Make sure its circumference is large enough to encircle it, but not too much. The straw will allow the string you are going to use to catch the parasite.

Although you can do this on your own depending on the location of the tick, it is best if you enlist the help of others. If you or someone else cannot remove the tick, get a doctor to do it safely

Remove a Deer Tick Step 10

Step 2. Tie a loose knot in the middle or top of the straw

Use a string or dental floss to tie a knot around the straw. Make sure it's not too tight and not too loose.

The goal is to get the knot to slide on the straw

Remove a Deer Tick Step 11

Step 3. Slide the knot down with the straw inside

When you reach the tick, place the string at the bottom of its abdomen. This will trap its head and mouth, making it easier to remove the entire insect.

Avoid tying the knot around the tick's body. This will cause the animal to regurgitate its stomach contents into the wound

Remove a Deer Tick Step 12

Step 4. Gently tighten the knot around his head

Gently and gently tighten the knot. Pulling it quickly or forcefully can tear the animal to pieces. Your goal is to create a knot that tightens her throat and prevents regurgitation.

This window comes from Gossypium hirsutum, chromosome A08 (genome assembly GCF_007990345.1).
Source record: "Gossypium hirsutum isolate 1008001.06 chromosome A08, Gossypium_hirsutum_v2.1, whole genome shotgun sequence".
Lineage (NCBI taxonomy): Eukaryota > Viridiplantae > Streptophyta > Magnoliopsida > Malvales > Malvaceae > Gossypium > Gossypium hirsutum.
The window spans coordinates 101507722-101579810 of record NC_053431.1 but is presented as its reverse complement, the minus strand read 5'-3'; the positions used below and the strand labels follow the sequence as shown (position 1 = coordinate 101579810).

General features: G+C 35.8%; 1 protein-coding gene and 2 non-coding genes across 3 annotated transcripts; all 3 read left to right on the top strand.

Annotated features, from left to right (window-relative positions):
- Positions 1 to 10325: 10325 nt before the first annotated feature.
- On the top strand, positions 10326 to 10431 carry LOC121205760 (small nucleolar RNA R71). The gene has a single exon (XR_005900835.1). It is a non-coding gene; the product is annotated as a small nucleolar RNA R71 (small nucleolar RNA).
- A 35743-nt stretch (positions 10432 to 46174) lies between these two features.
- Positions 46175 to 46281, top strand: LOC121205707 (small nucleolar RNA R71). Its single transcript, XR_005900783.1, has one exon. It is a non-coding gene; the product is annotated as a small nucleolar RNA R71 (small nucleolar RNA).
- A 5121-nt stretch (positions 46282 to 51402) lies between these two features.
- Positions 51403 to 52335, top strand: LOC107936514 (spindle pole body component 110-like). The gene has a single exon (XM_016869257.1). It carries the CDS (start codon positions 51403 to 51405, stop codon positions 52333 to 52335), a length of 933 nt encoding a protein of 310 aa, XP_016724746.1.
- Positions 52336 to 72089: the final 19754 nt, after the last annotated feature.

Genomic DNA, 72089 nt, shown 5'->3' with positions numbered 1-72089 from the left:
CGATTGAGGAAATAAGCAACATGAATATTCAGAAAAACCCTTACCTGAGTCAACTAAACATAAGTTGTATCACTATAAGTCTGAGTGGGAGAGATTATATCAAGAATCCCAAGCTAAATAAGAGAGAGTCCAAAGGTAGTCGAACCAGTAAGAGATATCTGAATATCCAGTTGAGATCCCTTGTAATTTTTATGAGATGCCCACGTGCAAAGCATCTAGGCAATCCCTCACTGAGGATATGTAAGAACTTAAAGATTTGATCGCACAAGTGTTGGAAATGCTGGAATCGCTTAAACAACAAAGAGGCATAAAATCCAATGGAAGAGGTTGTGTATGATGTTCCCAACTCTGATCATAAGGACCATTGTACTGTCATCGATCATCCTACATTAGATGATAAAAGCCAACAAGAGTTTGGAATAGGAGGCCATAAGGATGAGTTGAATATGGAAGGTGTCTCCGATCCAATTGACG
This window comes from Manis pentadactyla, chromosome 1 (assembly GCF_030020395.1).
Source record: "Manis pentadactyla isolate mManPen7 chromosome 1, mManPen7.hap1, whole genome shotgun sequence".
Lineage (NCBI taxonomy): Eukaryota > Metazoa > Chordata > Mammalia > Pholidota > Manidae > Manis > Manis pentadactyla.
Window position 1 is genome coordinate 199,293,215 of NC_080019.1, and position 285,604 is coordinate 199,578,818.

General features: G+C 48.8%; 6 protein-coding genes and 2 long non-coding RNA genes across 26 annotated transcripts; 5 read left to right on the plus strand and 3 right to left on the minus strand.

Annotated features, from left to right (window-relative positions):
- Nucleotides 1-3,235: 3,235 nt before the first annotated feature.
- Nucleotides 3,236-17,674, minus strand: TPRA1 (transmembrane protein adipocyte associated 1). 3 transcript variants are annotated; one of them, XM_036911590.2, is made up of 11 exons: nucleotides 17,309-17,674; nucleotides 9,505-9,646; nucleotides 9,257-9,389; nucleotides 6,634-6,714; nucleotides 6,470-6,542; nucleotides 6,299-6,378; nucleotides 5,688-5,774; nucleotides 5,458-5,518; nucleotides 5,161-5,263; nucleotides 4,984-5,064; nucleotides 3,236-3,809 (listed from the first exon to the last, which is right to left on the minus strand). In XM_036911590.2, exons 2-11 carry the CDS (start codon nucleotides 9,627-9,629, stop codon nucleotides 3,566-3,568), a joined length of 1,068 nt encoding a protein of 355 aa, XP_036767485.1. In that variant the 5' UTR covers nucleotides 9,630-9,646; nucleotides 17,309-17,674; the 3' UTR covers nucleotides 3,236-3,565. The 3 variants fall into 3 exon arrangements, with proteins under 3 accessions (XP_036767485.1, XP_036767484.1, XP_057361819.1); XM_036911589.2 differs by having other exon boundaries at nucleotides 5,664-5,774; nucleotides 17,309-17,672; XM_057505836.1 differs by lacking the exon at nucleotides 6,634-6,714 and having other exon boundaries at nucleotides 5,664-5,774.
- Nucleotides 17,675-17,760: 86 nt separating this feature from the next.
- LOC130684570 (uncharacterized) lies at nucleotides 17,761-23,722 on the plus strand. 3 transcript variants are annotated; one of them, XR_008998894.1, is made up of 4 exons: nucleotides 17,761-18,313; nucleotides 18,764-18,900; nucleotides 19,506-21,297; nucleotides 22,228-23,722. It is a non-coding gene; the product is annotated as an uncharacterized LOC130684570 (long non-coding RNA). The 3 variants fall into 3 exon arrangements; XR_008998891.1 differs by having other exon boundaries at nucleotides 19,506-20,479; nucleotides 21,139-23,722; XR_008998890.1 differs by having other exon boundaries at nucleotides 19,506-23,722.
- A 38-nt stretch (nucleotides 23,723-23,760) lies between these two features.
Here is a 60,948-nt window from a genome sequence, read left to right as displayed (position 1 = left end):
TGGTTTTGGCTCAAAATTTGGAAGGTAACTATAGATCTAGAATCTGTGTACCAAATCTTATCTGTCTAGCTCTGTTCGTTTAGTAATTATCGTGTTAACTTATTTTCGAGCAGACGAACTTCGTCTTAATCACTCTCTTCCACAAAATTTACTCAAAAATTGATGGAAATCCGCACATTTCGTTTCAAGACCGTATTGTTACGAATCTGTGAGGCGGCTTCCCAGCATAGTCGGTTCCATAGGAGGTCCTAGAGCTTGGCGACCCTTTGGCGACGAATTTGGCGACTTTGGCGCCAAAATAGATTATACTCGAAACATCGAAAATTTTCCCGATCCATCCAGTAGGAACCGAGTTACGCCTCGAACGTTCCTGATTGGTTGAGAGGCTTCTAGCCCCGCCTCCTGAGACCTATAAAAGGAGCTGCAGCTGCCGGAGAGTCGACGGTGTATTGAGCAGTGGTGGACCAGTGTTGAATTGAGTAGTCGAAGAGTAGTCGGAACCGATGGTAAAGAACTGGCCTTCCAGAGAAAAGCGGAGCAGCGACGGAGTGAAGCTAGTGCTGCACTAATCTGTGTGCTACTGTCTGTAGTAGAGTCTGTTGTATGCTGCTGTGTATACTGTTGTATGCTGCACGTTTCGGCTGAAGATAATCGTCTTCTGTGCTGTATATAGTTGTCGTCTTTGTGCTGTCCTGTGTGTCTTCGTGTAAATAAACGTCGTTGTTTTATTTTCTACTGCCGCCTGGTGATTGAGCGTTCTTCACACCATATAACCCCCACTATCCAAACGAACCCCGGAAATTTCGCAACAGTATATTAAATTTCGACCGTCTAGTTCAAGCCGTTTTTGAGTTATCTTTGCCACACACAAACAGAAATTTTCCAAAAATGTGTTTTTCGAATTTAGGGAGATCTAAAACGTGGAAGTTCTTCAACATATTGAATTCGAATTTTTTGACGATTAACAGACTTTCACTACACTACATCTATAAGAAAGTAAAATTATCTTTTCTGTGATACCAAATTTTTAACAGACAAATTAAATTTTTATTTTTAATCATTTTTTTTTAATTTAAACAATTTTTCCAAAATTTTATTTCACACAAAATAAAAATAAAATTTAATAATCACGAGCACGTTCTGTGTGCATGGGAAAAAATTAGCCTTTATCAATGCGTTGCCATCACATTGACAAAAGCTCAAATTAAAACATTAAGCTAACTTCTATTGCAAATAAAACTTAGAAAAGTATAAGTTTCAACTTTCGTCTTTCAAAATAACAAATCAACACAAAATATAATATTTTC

Remove a Deer Tick Step 13

Step 5. Remove the straw and pull the thread up

Get rid of the straw and start tugging at the tick in a constant motion. After a while, it will come off without spilling stomach fluid.

Remember to kill the insect and throw it away

Method 3 of 3: Get an intradermal injection

Remove a Deer Tick Step 14

Step 1. Go to the nearest doctor's office

If you live near a hospital or clinic, you should get the help of a doctor to remove the tick with an intradermal injection. This technique is effective because it eliminates the insect without removing it from the skin. This helps prevent the release of stomach fluids into the wound.

The procedure is relatively quick and painless. However, this involves the use of needles, which can be seen as a problem for those with belonephobia